\definecolor{colorone}{RGB}{0,209,0}
\definecolor{colortwo}{RGB}{232,209,82}
\definecolor{colorthree}{RGB}{255,66,209}
\definecolor{colorfour}{RGB}{97,189,252}
\definecolor{colorfive}{RGB}{255,128,0}

\begin{center}
With \texttt{tcolorbox}
\end{center}

\begin{mycolorbox}[colback=colorone]
This block represents a generic three phase back emf, like a power line, as vectors.
\end{mycolorbox}

\begin{mycolorbox}[colback=colortwo]
This block converts the vectors to three phase representation. 
\end{mycolorbox}

\begin{mycolorbox}[colback=colorthree]
The Modulator that can perform sinus, symmetric or minswitch modulation, with fixed or random carrier wave frequency.
\end{mycolorbox}

\begin{mycolorbox}[colback=colorfour]
This is an ideal three level inverter.
\end{mycolorbox}

\begin{mycolorbox}[colback=colorfive]
This is a model of the grid connection and the load. It also calculates how much current is taken from the DC link.
\end{mycolorbox}

\begin{center}
With \texttt{tcolorbox} and shadows.
\end{center}

\begin{mycolorbox}[colback=colorone,drop lifted shadow]
This block represents a generic three phase back emf, like a power line, as vectors.
\end{mycolorbox}

\end{document}

enter image description here

5

If someone is using luatex and stumbling as well into the soul package there is an easy alternative with the package lua-ul

\documentclass[a4paper]{article} 
\usepackage{xcolor} 
\usepackage{luacolor,lua-ul} %for usage of style attributes - background color

\begin{document}

\highLight[{[RGB]{0,209,0}}]{This block represents a generic three phase back emf, like a power line, as vectors.} \\
\highLight[{[RGB]{232,209,82}}]{This block converts the vectors to three phase representation.} \\
\highLight[{[RGB]{255,66,209}}]{The Modulator that can perform sinus, symmetric or minswitch modulation, with fixed or random carrier wave frequency.} \\
\highLight[{[RGB]{97,189,252}}]{This is an ideal three level inverter.} \\
\highLight[{[RGB]{255,128,0}}]{This is a model of the grid connection and the load. It also calculates how much current is taken from the DC link.}

\end{document}

with the same results. I added it for the sake of completness this additional option. results

1
  • If use xelatex, what should we do?
    – Y. zeng
    Commented Sep 5, 2022 at 5:09
1

Highlighting with the soul package did not work for me (citing, referencing threw errors in the tufte-book class) and I didn't get tcolorbox package to work either. Based on the answer of user31729 here, I worked out his simplified version using parbox:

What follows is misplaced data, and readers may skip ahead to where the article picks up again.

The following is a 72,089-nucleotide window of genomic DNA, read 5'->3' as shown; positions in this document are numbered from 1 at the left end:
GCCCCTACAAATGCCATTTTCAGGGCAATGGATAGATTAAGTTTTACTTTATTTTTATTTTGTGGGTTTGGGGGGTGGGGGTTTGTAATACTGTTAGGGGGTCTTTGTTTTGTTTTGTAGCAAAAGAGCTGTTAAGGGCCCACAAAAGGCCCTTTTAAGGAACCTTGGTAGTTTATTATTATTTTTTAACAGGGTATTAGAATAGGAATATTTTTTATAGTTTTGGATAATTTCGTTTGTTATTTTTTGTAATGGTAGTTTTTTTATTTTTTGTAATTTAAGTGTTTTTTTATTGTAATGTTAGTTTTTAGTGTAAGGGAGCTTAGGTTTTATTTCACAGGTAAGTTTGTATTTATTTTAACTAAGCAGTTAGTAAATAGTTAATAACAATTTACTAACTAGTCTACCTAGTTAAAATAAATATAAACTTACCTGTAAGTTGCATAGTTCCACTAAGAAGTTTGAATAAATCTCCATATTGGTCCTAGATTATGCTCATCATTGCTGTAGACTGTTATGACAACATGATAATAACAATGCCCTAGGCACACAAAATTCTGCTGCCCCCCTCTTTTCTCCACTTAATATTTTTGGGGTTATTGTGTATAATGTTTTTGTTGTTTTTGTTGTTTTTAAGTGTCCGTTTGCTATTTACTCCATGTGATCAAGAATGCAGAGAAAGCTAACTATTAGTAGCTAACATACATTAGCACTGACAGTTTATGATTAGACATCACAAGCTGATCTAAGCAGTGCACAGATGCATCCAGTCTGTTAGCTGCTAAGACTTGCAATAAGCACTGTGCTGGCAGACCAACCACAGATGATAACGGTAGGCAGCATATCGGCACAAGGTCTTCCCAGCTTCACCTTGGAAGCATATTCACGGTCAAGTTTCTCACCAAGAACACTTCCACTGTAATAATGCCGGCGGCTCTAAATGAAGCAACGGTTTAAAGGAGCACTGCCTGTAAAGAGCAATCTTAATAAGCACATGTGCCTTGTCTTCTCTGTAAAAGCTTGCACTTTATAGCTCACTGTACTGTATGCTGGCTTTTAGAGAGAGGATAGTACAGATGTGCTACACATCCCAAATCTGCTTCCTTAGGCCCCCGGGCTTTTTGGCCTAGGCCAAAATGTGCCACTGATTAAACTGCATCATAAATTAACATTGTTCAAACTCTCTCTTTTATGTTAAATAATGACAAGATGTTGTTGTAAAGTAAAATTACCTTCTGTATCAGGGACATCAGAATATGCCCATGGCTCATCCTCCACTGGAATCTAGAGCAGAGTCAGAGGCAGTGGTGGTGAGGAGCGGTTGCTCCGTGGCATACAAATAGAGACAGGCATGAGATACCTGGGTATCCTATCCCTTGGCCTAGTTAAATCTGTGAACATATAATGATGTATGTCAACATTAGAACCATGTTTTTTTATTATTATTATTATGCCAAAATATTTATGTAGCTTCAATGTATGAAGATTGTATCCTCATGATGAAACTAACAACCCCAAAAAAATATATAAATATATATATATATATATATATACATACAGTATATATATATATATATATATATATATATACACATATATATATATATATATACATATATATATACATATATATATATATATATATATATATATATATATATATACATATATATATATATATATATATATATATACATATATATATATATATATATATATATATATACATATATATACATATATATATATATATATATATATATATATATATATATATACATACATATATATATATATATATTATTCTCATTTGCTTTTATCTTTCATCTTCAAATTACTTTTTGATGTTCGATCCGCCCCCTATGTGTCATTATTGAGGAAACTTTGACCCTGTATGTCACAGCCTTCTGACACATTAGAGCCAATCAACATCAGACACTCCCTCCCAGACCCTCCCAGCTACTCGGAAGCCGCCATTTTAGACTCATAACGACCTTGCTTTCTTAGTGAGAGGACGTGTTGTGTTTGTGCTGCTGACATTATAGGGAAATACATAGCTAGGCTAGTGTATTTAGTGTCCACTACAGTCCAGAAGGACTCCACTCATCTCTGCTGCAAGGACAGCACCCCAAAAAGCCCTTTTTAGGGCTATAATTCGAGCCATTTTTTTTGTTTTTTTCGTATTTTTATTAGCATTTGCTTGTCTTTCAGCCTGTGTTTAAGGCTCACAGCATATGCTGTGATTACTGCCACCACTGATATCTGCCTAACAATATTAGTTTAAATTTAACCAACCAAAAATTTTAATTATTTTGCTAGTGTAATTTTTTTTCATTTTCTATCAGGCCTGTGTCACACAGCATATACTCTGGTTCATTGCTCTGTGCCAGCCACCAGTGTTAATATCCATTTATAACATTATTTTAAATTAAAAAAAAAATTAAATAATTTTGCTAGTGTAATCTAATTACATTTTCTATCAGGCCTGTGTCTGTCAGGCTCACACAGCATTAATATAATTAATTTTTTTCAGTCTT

\documentclass[a4paper]{article} 
\usepackage{xcolor}
\newcommand{\hly}[1]{\colorbox{yellow}{\parbox{\textwidth}{#1}}}
    
\begin{document}

\hly{This block represents a generic three phase back emf, like a power line, as vectors.}

\end{document}

enter image description here

1
  • it doesn't really work, since what is after \hly is put in a new paragraph
    – hmitcs
    Commented Oct 4, 2021 at 9:23
1

Maybe you can use \hl of the package soul, no bugs appear such as those using \colorbox.

Here is an example:

\documentclass[11pt]{article}

\usepackage{color,soul}


\begin{document}

\hl{This is a highlight, we can make a very long sentence more than one line, but the highlight result is also very good.}


\end{document}

Here are my compiled results:

enter image description here

enter image description here

2
0

I personally don't like the accepted answer.

I used to define colorbox as new command \hll to wrap citations and references and used soul's \hl for highlighting normal text.

Now I use this:

\newcommand{\hll}[1]{\colorbox{yellow}{\parbox{\columnwidth}{#1}}}

\parbox is added to split colorbox into multiple lines and this works irrespective if there are citation and references in your text. You do need to specify the width of the paragraph above, this is for two column scientific journal, you can change it to \textwidth for normal page layout.

The only downside to this approach as that it wraps paragraphs a bit odd and does not split nicely across pages, but is simple and very easy to remove, which is not the case when you need to wrap citations and references separately.

1
  • This the more or less the same answer as the one offered by thomasl. Commented May 3, 2023 at 23:57